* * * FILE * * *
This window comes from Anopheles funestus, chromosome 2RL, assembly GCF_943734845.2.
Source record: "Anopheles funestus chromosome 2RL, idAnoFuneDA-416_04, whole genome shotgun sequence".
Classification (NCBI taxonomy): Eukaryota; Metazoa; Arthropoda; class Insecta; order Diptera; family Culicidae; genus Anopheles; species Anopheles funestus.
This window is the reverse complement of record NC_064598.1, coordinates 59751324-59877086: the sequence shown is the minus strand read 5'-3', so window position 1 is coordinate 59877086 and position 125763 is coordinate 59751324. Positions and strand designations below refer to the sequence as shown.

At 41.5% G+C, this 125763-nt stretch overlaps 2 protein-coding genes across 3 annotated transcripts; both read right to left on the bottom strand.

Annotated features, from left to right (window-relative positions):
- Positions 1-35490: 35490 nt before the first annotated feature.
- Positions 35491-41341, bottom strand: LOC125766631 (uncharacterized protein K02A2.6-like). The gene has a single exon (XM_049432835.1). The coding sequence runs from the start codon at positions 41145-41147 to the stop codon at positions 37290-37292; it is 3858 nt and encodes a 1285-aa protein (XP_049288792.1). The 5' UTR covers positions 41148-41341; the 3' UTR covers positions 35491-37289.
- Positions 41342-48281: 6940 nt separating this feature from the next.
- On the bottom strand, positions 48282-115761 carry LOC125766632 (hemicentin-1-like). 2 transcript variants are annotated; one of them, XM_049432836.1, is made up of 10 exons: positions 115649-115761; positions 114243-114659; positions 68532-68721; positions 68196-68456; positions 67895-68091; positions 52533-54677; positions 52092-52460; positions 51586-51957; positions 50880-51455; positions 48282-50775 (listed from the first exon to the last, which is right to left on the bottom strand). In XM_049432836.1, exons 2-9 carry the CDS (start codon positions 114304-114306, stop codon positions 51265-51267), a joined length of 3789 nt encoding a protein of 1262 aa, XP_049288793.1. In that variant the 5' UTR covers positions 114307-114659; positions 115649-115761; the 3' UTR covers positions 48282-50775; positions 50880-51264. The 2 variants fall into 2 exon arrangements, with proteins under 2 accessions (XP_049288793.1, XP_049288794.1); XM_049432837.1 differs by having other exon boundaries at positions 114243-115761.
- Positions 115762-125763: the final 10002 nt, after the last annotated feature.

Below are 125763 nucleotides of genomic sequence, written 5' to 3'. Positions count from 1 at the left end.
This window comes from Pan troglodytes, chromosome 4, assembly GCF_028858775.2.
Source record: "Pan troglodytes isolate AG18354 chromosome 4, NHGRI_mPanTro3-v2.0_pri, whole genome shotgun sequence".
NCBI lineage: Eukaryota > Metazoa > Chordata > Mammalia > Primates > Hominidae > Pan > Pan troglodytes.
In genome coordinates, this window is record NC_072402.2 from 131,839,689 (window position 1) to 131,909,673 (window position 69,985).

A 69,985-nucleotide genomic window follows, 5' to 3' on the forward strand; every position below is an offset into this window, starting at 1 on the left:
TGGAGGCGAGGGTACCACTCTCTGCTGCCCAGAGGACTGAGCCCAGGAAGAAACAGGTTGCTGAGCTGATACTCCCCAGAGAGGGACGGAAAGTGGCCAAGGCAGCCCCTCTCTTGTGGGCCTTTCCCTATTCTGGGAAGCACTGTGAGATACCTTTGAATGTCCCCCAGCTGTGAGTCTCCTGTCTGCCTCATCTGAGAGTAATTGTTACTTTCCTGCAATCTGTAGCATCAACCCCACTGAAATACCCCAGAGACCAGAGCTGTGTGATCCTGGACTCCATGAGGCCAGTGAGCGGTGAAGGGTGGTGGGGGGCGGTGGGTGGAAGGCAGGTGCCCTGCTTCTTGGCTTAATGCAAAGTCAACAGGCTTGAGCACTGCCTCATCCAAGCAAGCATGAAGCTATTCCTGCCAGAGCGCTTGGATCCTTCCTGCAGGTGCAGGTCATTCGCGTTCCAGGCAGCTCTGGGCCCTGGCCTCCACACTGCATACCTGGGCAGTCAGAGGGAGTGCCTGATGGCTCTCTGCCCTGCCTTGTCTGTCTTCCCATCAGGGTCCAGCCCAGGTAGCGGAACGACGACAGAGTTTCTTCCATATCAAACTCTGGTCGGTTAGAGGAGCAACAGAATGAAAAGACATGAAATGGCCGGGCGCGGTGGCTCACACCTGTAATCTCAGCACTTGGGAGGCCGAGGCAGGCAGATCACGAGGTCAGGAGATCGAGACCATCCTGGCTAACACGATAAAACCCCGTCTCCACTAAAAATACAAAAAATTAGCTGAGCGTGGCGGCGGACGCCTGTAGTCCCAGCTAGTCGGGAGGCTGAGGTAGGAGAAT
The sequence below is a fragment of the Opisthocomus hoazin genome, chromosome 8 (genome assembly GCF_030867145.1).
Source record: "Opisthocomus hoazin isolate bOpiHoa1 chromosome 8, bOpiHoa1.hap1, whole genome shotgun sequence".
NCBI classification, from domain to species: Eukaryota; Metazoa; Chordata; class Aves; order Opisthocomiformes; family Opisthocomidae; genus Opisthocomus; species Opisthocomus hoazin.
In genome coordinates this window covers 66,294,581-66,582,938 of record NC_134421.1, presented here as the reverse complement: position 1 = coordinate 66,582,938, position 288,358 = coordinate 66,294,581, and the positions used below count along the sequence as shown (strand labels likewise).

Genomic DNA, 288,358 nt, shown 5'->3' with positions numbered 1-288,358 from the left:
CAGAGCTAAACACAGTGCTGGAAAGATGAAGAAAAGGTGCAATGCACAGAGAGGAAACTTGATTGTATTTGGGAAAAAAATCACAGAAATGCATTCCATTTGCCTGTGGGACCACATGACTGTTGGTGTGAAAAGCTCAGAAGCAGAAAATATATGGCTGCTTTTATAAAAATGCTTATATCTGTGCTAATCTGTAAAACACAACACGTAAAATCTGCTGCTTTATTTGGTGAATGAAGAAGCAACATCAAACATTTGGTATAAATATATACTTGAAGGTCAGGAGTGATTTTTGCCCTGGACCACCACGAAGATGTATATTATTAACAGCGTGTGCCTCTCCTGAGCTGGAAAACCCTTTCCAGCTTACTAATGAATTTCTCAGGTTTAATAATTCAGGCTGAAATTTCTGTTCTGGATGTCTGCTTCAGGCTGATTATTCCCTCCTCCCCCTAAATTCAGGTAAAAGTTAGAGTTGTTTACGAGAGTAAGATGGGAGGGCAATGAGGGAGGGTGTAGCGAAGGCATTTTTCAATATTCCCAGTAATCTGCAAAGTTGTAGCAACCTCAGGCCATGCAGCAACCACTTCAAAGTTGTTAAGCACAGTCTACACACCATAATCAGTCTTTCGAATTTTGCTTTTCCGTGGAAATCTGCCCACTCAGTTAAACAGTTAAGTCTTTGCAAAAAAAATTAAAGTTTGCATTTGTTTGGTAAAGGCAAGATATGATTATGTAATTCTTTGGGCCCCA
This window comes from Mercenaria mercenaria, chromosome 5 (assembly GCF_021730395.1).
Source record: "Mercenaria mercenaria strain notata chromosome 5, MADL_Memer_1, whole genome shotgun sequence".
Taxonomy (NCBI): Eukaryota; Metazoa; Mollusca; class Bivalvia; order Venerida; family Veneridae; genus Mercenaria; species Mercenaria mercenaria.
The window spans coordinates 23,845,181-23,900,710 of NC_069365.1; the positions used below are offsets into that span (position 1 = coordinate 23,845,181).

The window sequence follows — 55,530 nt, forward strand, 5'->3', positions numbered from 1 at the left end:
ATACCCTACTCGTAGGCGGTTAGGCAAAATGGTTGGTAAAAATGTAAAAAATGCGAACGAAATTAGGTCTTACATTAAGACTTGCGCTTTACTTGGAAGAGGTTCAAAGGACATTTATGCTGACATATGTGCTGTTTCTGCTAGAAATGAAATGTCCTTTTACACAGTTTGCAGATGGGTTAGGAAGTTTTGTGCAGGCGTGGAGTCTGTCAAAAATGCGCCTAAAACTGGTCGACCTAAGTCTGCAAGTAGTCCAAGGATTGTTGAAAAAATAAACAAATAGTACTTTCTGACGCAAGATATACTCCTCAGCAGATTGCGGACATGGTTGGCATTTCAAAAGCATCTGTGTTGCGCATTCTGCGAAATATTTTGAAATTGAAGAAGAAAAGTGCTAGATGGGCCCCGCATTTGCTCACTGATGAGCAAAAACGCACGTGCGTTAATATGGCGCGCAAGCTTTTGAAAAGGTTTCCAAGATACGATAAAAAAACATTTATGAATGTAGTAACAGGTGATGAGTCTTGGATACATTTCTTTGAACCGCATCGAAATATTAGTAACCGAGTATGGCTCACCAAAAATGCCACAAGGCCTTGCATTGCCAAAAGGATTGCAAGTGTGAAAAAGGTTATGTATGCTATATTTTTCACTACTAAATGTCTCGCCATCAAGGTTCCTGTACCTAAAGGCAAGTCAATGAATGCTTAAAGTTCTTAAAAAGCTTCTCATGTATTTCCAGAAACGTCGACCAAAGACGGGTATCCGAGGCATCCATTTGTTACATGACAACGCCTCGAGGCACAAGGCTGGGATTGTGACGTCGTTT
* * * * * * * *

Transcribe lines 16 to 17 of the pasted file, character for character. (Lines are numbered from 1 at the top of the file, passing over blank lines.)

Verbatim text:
In genome coordinates, this window is record NC_072402.2 from 131,839,689 (window position 1) to 131,909,673 (window position 69,985).

A 69,985-nucleotide genomic window follows, 5' to 3' on the forward strand; every position below is an offset into this window, starting at 1 on the left: